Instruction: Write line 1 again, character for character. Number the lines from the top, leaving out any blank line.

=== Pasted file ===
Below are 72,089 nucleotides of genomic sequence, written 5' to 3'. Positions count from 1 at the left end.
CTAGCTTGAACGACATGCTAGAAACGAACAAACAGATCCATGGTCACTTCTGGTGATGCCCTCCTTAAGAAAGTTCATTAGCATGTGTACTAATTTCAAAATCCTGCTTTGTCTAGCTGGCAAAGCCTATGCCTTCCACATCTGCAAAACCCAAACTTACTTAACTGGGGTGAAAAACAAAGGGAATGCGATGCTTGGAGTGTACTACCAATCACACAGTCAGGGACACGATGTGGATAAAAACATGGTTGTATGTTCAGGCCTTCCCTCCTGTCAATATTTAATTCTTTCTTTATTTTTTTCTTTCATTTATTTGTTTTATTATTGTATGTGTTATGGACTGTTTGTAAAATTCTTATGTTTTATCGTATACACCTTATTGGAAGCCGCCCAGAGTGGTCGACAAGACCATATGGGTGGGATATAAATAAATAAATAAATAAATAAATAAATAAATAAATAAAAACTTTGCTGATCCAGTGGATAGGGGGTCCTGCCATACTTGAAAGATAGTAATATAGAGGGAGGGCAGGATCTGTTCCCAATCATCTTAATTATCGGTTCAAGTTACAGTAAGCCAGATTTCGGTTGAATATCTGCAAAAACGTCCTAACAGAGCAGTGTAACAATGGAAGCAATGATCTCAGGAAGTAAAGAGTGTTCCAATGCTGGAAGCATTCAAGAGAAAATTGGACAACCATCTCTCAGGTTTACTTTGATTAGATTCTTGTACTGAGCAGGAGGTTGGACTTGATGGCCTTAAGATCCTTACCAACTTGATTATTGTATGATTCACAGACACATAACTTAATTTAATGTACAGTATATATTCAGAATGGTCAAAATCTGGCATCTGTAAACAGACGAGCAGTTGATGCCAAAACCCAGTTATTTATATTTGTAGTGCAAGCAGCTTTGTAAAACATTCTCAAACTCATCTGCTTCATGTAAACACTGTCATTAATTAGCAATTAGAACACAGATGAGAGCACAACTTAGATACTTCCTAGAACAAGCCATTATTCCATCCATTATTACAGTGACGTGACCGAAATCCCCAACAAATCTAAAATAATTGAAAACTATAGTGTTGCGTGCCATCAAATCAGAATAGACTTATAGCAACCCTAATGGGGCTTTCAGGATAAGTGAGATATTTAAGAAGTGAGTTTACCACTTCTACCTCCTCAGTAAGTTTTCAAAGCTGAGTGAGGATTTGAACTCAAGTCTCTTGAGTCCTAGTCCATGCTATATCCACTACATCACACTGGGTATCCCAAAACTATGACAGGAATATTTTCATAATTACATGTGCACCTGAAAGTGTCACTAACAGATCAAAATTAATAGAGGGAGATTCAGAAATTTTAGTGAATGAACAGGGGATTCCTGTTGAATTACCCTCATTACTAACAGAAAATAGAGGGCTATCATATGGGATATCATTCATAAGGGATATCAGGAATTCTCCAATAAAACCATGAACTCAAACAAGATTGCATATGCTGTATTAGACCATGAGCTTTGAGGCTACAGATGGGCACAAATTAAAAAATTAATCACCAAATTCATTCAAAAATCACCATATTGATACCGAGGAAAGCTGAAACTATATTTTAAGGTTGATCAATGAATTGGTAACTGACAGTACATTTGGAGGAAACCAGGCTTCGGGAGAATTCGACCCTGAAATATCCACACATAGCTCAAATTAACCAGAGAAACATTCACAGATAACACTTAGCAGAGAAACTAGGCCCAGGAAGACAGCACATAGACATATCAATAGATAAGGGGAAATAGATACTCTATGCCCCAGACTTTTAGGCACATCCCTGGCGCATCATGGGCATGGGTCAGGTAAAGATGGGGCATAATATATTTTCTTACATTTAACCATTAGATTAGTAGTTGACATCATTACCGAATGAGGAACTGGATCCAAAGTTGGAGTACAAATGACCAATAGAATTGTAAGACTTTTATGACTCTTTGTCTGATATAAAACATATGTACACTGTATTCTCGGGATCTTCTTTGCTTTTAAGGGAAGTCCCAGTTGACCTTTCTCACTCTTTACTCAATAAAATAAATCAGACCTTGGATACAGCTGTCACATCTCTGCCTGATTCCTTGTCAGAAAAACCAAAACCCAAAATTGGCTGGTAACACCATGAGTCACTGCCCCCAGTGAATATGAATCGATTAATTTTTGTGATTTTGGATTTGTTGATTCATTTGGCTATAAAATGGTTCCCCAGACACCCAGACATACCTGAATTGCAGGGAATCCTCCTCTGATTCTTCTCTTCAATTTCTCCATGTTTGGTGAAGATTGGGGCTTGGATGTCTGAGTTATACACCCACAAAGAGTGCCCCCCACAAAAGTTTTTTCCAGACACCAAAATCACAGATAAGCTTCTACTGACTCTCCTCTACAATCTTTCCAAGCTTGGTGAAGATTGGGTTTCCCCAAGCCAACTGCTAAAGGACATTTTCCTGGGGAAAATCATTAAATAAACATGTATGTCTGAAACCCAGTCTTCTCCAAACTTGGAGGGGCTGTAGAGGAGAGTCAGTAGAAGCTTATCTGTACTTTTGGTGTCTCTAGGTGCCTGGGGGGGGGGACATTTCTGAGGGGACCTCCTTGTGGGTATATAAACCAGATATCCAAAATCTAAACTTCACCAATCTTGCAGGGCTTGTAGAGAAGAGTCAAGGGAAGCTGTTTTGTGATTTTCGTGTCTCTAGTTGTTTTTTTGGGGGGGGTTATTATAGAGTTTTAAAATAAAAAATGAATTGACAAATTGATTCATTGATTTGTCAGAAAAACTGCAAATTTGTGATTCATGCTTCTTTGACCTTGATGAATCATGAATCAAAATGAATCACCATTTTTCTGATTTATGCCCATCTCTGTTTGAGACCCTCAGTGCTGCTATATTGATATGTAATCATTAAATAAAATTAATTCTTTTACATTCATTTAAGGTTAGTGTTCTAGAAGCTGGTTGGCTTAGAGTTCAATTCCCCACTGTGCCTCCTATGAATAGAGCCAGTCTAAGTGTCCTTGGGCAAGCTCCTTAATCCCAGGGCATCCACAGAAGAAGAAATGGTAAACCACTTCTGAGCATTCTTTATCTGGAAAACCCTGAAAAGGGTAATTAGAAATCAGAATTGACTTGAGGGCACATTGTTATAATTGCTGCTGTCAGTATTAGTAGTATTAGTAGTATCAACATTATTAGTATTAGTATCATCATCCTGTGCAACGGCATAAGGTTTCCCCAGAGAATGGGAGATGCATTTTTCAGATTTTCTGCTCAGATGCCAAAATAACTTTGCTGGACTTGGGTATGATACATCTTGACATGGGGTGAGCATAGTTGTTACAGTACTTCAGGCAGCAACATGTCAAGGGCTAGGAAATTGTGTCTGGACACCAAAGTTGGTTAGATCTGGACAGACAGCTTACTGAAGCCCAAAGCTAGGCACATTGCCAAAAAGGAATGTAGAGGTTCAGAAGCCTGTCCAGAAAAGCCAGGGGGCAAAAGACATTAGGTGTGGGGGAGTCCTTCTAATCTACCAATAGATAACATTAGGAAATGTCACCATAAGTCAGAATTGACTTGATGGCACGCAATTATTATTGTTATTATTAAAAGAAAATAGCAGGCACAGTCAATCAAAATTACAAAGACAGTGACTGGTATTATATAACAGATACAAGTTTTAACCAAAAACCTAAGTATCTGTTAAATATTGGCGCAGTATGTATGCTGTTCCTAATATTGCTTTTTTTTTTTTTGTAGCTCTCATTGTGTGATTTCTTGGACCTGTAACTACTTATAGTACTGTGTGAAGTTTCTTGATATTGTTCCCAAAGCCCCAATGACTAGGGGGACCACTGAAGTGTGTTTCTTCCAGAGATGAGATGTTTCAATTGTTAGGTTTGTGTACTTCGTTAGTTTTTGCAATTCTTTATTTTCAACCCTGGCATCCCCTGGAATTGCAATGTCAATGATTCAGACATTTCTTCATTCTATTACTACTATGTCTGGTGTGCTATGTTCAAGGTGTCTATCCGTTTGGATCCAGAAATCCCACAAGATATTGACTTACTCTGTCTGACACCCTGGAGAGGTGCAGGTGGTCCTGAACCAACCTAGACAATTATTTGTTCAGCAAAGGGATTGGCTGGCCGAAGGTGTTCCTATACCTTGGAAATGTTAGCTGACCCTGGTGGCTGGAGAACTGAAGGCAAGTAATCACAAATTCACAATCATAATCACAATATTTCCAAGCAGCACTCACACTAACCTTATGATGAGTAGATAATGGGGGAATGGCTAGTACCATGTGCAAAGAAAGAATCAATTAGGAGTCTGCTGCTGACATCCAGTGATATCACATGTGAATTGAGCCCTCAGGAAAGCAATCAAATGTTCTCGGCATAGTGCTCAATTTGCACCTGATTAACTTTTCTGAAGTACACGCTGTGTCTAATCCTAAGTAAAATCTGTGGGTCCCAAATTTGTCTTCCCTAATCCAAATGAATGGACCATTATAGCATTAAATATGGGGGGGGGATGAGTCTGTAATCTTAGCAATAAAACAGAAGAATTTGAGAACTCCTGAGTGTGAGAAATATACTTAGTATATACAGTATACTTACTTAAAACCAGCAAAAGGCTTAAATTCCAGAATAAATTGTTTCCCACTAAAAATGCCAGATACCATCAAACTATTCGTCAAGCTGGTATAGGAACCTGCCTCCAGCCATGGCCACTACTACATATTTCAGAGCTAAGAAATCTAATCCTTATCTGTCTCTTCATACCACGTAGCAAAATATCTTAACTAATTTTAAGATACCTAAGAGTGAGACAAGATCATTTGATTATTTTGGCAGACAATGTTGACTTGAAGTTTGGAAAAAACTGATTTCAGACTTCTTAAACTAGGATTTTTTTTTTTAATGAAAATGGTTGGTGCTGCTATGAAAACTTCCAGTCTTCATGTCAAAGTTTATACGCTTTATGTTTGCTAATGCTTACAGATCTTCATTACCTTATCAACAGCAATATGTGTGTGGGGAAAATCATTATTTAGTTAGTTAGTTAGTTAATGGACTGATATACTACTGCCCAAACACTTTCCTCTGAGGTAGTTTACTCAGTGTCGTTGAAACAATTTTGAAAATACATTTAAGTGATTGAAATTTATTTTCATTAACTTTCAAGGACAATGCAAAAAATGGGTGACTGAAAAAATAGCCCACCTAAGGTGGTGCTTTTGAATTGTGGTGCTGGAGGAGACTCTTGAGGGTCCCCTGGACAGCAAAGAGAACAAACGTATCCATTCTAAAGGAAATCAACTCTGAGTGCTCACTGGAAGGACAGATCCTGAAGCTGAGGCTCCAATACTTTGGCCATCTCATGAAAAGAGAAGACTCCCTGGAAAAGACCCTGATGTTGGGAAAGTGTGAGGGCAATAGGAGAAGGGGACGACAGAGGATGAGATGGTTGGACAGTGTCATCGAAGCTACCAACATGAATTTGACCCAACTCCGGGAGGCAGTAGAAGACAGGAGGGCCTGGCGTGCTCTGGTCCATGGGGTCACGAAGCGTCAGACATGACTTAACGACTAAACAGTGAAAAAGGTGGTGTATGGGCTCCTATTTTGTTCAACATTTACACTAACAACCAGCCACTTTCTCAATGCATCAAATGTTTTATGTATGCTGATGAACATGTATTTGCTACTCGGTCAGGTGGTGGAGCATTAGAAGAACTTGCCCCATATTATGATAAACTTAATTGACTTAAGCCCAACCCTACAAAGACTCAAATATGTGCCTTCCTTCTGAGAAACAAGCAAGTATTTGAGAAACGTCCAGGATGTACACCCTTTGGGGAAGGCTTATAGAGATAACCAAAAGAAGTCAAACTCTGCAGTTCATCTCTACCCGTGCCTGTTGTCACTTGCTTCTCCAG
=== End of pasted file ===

Below are 72,089 nucleotides of genomic sequence, written 5' to 3'. Positions count from 1 at the left end.